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REVIEW: No End in sight

By Philip Martin

This article was published September 21, 2007 at 2:36 a.m.

— Thoroughly depressing and enraging, Charles Ferguson's No End in Sight is one of the better realized and important documentaries to come out of the war in Iraq, in part because it maintains a certain journalistic detachment.

While it is the product of a specific point of view and offers a political argument, it feels more balanced and far better sourced than a typical television news special report. If it lacks the visceral power of cinema verite docs like James Longley's tragically beautiful Iraq in Fragments or Deborah Scranton's soldier-shot The War Tapes, it nevertheless has the power to evoke strong emotions. No End in Sight is a movie that will make you angry or sad. It provides no escape or transport from, but rather deeper engagement with, the regrettably real world.

The film spells out, again and again, how members of the Bush administration substituted their wishful assumptions for the judgments of professional foreign policy analysts - not just in the run-up to the war, when there seemed to be a need to build a case for Saddam Hussein as a diabolical madman with links to al-Qaida and an arsenal of weapons of mass destruction, but in the immediate aftermath of the invasion of Iraq. Ferguson's film is less concerned with why we went into Iraq than how we botched it once we assumed responsibility for running and rebuilding the country. Most of the movie focuses on a few months in 2003, when, it might be argued, we "lost the hearts and minds" of the Iraqi people.

Most of the people whose actions are impeached by the film - chiefly Vice President Dick Cheney, former Secretary of Defense Donald Rumsfeld, former Deputy Secretary of Defense Paul Wolfowitz and L. Paul Bremer, who headed the Coalition Provisional Authority in Iraq after the fall of Saddam Hussein - refused to speak to the filmmakers. Given the sober marshaling of the evidence against them, this seems a rational course of action, like invoking the Fifth Amendment.

While undoubtedly there are still folks who support the president and believe the war in Iraq is proceeding apace, it is important to understand that Ferguson - a software millionaire, academic and a former Brookings Institution scholar - initially supported the invasion of Iraq and that most of the people he interviews were dutiful members of the administration. These aren't critics of the president or partisan voices, but former Bush loyalists such as former Deputy Secretary of State Richard Armitage, former U.S. Ambassador to Yemen Barbara Bodine and staff members trained to analyze data and implement policy - soldiers and bureaucrats who became frustrated with the hubris and intransigence of their superiors. (Ferguson also interviews a number of journalists who corroborate their testimony,including Nir Rosen, James Fallows and George Packer.)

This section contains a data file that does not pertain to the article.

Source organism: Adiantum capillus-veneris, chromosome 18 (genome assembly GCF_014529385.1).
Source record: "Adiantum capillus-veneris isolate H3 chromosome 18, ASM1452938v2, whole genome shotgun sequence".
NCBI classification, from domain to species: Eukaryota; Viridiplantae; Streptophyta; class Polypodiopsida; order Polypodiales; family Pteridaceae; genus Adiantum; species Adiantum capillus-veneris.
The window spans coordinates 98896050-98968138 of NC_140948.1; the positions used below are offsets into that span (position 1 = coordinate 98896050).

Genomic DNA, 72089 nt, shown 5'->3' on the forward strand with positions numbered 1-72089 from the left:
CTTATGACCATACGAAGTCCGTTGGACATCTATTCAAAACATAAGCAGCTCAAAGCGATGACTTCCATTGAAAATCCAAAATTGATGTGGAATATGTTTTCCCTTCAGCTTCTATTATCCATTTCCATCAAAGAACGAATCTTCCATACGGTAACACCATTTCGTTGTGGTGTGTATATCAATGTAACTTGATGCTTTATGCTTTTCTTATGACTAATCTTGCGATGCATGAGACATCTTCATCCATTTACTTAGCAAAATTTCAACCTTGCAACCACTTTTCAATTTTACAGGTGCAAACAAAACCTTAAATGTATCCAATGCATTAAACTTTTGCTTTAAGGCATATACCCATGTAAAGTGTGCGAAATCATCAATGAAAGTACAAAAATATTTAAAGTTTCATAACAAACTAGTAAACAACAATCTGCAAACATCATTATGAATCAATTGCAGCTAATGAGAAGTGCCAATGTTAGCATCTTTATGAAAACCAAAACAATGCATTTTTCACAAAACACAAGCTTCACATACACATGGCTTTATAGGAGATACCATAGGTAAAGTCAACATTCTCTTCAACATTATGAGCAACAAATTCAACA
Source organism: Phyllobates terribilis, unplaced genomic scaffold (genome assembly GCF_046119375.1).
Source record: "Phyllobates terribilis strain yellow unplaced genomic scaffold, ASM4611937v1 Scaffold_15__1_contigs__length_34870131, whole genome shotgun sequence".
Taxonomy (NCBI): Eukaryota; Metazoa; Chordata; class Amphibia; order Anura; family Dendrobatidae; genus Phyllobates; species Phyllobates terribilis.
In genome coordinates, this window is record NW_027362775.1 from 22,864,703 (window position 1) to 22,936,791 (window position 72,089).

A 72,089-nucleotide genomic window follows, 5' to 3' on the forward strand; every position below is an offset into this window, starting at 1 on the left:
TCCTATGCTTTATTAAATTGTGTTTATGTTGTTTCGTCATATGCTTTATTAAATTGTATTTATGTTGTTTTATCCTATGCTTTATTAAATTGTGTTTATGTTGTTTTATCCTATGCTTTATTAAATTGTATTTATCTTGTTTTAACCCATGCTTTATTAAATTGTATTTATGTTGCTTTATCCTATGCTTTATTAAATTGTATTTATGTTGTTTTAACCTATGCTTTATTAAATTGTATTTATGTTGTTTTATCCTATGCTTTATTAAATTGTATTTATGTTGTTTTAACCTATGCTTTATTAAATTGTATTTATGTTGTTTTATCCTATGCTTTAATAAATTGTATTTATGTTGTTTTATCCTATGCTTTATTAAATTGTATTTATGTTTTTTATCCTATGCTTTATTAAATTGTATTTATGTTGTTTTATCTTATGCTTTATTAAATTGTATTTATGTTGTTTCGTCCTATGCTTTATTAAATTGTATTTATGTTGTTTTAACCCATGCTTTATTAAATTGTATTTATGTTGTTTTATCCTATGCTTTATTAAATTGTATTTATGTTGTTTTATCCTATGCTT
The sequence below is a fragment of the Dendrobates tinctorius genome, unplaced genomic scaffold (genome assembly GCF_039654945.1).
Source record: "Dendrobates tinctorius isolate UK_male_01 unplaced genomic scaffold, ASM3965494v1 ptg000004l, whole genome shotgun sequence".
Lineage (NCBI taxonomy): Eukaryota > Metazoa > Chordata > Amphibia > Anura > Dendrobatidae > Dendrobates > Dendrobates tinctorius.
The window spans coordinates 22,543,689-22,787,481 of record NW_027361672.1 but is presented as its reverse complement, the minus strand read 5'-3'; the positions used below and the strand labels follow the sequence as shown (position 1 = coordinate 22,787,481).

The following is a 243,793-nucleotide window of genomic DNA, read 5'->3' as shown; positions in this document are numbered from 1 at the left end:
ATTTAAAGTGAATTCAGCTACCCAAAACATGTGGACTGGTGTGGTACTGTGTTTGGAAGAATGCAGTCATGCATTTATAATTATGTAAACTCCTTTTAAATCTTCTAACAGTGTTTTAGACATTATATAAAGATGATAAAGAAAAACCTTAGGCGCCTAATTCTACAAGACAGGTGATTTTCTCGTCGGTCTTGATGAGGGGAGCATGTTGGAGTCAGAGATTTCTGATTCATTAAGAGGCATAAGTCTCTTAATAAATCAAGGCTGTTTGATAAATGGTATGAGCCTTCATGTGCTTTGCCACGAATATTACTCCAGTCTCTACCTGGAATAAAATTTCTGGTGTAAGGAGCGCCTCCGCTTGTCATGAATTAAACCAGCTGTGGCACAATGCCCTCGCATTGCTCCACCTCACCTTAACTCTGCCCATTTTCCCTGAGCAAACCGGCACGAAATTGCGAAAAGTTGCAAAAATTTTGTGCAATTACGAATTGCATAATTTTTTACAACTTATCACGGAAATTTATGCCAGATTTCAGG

Anyone who has closely followed the events in post-Saddam Iraq will be familiar with much of what No End in Sight lays out, but the film draws disparate facts and anecdotes together in a way that is revelatory.

By the end of the film one can do little but conclude that Iraq was lost not by military and diplomatic experts doing their best in difficult circumstances but by a small and ignorant cadre of political operatives - including recent college graduates with no relevant experience - who saw the country as a kind of ideological laboratory, a chance to advance their personal and political agendas at the expense of American and Iraqi lives.

No End in Sight91Cast: Documentary with Campbell Scott ( narrator), Barbara Bodine, Richard Armitage Director: Charles Ferguson Rating: Not rated Running time: 122 minutes

MovieStyle, Pages 45 on 09/21/2007

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